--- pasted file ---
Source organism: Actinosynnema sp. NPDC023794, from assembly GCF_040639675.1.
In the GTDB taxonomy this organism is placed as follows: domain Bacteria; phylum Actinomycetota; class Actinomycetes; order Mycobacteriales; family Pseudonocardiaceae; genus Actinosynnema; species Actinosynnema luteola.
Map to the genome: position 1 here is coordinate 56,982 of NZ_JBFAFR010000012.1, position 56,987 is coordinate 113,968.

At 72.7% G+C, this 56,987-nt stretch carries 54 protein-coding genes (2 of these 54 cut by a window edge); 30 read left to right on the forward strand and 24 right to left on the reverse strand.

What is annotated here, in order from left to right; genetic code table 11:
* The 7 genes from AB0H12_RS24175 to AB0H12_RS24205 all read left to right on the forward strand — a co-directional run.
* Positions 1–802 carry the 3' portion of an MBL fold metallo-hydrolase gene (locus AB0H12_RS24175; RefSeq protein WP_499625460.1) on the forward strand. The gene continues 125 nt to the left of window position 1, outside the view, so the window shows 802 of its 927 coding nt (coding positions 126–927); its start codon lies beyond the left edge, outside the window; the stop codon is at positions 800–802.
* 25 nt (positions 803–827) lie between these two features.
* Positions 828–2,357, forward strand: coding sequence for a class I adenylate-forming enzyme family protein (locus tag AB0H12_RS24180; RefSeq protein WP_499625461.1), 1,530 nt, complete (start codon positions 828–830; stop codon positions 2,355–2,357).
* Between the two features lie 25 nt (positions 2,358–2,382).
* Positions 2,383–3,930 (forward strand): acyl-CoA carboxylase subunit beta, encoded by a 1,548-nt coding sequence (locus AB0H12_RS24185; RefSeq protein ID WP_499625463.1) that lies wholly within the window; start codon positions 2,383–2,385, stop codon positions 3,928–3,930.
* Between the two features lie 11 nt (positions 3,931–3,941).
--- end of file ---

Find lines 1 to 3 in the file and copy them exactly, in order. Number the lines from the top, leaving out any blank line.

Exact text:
Source organism: Actinosynnema sp. NPDC023794, from assembly GCF_040639675.1.
In the GTDB taxonomy this organism is placed as follows: domain Bacteria; phylum Actinomycetota; class Actinomycetes; order Mycobacteriales; family Pseudonocardiaceae; genus Actinosynnema; species Actinosynnema luteola.
Map to the genome: position 1 here is coordinate 56,982 of NZ_JBFAFR010000012.1, position 56,987 is coordinate 113,968.